On 27 Sept 2019, HBDCA ran its first Newly Diagnosed Family Day at the Royal London Hospital Haemophilia Centre. Ahead of the workshop, HBDCA sent out a questionnaire to potential attendees with a note explaining the purpose and scope for the session. For many families with a history of bleeding disorders, their child’s diagnosis can provoke anxiety. For around 30% of families, there is no family history of the disorder which can be a distressing time as parents or carers navigate the potential impact on a child’s life.
Parents who might benefit from the Wellbeing Workshop had been identified by nurses Abbi, Clemmie and Kate, who also organised disseminating the pre-questionnaires. They sourced the venue for us at the RLH and provided toys for the two young children who accompanied their parents that day. A sandwich lunch and refreshments throughout the event were provided by HBDCA.
Although more parents had indicated they would like to attend, on the day there were 7 attendees plus two toddlers, with 2 parents returning the pre-questionnaires prior to the 27th September. 3 more questionnaires were completed by parents at the start of the morning.
The day was facilitated by Christina Burgess, with sessions overseen by HBDCA therapists: Lisa Fowler, Angela Johnson and Marion MacGillivray. Angela captured topics and themes covered during the day. These will aid us in creating insightful, psychological support for that person going forward should they require it, as well as to provide evidence of the need for a day such as this, and to inform future NDF projects.
Parents were also asked what their expectations of the day would be. The following points were offered by attendees:
- An eye opener – to get more information and hear more experiences
- Learning – we need help!
- Being with other people – sharing experience. It’s OK to not feel OK and to feel overwhelmed.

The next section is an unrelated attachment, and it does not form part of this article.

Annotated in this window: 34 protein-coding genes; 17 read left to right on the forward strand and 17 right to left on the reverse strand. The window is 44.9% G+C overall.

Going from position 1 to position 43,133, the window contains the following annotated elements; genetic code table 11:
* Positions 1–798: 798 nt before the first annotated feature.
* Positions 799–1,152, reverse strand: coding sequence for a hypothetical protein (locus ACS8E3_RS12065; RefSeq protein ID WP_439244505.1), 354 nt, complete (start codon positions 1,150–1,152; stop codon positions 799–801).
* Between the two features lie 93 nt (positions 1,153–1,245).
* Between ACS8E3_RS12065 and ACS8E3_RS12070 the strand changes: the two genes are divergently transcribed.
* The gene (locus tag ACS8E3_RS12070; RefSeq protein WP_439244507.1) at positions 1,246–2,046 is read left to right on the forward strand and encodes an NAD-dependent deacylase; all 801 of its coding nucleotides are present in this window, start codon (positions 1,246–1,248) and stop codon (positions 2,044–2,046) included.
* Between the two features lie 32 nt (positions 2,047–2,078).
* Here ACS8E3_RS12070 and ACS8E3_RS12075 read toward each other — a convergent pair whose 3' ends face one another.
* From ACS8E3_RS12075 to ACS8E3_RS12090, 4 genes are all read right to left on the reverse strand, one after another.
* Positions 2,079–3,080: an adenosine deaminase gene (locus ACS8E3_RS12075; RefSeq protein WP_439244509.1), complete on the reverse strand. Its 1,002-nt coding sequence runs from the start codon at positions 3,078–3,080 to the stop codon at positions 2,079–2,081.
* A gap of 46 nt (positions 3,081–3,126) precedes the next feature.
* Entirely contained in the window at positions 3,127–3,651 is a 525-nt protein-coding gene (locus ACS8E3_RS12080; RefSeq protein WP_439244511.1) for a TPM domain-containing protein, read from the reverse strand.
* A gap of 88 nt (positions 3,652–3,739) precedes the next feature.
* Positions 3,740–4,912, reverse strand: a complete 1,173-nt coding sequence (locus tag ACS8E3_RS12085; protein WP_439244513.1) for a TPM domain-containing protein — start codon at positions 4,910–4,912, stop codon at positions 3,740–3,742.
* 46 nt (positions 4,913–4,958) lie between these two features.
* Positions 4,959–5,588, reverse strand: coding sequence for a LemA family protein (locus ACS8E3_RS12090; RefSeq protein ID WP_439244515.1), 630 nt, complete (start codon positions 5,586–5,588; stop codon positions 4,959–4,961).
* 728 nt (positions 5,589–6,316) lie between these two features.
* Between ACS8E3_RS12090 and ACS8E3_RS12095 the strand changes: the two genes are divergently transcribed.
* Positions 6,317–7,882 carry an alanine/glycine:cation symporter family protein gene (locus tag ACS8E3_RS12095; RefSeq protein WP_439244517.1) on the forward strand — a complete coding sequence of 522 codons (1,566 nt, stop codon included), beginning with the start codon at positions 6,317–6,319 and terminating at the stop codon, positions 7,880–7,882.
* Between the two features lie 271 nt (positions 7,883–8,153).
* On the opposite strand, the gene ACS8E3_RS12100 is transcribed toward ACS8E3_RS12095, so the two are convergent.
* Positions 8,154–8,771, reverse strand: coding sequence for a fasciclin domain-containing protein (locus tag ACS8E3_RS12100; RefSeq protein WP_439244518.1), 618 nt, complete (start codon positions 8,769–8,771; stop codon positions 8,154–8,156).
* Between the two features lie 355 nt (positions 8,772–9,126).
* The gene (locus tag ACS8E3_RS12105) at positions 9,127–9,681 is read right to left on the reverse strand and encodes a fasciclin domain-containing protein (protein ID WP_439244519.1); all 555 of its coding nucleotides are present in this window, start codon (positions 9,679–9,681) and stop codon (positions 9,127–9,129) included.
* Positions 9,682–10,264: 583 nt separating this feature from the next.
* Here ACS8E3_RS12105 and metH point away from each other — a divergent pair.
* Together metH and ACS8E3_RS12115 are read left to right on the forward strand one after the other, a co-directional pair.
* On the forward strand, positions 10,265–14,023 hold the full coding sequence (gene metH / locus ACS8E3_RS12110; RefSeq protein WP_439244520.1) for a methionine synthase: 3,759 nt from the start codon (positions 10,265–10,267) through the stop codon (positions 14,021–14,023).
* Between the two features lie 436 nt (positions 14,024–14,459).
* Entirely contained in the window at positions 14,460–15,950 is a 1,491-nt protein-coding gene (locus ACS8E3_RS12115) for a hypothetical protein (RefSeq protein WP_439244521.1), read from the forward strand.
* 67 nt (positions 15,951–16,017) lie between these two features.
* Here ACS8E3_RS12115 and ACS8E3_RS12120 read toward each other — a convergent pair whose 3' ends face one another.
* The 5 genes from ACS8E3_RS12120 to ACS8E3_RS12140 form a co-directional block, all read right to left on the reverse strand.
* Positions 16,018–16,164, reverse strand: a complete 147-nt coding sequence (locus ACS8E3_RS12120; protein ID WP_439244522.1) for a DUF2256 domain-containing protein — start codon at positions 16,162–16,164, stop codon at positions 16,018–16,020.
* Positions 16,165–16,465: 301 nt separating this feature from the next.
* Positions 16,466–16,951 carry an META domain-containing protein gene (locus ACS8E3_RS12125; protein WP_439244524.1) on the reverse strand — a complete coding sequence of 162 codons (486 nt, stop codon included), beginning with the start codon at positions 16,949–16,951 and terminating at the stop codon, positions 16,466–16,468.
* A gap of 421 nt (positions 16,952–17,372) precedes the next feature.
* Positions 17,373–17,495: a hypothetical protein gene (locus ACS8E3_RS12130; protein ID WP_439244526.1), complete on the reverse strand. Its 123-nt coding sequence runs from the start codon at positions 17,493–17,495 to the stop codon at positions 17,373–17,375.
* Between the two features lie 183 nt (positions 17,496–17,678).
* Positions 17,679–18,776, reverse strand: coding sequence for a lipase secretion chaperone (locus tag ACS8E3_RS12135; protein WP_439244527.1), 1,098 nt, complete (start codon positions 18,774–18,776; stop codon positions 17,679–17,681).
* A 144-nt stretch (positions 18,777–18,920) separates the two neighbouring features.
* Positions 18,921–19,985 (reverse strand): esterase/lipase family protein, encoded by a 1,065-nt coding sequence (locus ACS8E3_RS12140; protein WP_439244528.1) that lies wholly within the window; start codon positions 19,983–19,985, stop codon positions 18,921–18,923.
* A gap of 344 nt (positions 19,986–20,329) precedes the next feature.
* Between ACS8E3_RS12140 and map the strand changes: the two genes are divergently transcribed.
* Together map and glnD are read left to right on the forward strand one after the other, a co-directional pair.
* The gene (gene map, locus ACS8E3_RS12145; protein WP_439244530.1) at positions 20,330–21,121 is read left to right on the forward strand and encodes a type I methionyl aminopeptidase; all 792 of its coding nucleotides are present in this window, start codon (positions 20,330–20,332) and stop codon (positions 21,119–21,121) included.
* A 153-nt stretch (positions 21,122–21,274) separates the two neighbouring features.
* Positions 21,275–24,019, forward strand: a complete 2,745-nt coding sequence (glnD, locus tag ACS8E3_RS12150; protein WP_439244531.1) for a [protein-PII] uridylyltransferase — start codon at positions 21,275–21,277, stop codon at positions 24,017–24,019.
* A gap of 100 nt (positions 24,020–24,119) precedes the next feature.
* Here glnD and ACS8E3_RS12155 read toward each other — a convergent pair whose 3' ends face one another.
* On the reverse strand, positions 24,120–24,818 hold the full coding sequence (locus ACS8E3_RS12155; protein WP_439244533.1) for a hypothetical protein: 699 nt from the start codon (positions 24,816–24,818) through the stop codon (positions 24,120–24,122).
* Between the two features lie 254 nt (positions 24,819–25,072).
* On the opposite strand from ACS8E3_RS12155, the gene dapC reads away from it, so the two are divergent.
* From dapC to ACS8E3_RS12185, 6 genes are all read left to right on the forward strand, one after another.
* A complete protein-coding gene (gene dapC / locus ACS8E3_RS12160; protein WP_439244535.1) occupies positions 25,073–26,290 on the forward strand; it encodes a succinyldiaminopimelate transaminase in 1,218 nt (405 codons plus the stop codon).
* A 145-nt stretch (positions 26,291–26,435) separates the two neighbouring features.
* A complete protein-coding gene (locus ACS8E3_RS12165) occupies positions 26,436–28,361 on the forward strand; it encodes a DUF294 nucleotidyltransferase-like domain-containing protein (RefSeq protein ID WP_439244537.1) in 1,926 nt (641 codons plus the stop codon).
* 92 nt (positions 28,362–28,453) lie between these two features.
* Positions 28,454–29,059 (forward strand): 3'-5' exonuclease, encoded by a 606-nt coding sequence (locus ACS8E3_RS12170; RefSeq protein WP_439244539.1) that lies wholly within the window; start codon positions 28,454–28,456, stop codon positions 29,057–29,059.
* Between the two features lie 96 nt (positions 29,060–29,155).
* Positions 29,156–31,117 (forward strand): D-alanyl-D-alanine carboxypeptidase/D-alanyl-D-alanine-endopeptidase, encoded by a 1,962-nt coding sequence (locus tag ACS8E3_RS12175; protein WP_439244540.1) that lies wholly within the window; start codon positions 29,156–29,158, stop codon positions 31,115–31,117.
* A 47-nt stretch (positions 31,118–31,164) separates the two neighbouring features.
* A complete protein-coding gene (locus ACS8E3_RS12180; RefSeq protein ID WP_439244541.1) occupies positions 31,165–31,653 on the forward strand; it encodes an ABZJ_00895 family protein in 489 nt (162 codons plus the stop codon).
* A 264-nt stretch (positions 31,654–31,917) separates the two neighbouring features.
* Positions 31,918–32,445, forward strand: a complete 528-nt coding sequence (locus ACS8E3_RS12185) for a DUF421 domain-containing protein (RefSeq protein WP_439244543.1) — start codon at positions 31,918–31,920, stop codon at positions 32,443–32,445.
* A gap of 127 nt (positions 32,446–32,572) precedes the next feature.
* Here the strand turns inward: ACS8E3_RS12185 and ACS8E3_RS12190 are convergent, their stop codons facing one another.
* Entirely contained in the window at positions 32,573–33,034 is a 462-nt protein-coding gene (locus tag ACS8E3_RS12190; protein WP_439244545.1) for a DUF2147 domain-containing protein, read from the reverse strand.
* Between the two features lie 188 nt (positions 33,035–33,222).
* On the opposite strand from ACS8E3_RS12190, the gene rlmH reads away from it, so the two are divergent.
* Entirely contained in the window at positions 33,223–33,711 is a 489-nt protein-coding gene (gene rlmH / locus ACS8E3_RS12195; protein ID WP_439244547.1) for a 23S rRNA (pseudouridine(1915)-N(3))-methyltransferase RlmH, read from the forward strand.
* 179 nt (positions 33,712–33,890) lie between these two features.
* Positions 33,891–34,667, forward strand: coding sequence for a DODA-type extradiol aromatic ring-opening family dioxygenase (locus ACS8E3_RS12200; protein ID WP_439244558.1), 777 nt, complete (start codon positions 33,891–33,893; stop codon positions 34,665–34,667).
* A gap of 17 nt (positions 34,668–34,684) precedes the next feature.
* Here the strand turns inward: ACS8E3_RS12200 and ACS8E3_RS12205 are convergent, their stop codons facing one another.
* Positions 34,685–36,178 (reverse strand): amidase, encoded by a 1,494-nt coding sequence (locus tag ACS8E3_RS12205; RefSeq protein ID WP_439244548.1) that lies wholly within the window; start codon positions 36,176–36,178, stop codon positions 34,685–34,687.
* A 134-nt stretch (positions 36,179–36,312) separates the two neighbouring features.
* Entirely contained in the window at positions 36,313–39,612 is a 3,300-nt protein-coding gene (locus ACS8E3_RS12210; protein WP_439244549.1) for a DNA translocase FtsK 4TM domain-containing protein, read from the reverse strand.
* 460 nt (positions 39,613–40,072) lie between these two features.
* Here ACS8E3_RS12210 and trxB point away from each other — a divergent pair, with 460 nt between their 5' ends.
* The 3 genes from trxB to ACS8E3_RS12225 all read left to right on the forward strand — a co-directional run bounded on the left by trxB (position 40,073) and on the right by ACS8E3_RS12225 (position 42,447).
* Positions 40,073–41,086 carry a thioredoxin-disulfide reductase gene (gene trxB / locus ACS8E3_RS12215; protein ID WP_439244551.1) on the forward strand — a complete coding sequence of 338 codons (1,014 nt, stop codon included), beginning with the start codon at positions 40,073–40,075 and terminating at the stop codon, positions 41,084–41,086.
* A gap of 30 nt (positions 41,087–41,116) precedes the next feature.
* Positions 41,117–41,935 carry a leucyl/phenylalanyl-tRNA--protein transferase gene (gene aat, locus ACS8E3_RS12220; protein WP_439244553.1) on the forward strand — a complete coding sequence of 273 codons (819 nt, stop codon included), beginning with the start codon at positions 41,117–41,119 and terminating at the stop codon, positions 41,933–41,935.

- How to be with siblings
- When to talk about haemophilia with children – implications – what they can and can’t do.
- Meeting other families with same condition – encouragement, support.
- When and how to disclose to extended family or to friends. What level? What stage? Fear of people’s reactions.
- When child gets older – what happens if they refuse treatment?
- What sports are OK? What can we introduce our child to?
Participants were asked to write down feelings they were currently experiencing to be included in our Outcomes Tree. They were asked to repeat this exercise towards the end of the day in order that a comparison could be made between the two groups of notes. This is useful for two reasons: firstly, for us to understand better, albeit in a snapshot, their current psychological state, worries and issues, but also to help HBDCA assess whether the day had been a valuable day for them and potentially altered some of their perceptions in a positive way.
It is hugely important to stress how evident it was, as soon as they arrived, that these parents had a very real need to share their stories and issues. The impact that these families had faced before, and during, diagnosis was very prevalent. Allowing them plenty of space to articulate concerns enabled them to communicate to us the fear, isolation and lack of support many of them had experienced during this time.
As well as the sessions being facilitated by Christina and the HBDCA team, RLH physiotherapist, Vish Patel, held a session, ‘Physiotherapy – how it works’, including Q & As, for the parents. Vish provided very useful information, sharing knowledge as well as answering a broad selection of questions. He did this in a very informal, friendly way which was ideal, in that the parents were able to access Vish’s expertise and ask him their questions and air any concerns they had about their child without the time pressures of clinic.
‘A nice pause to reflect. Great to hear from an advocate’. Attendee
In his session, ‘Your children do not have to be defined by their bleeding disorder!’, Laurence Woollard, Director of On the Pulse Consulting, talked with the parents from the perspective of being a young adult who has not allowed his bleeding disorder to define him. This was a very effective tool that helped reassure these newly-diagnosed parents, who are all very vulnerable and unsure at this stage of their child’s journey with a bleeding disorder. By meeting with Laurence and hearing how he has lived his life in such a positive way, he provided them with a great role model and example of how their own child could be in the future: living a fulfilled, interesting life with few limitations or barriers. Laurence was also able to talk through with them some of the issues his Mum experienced when he was growing up.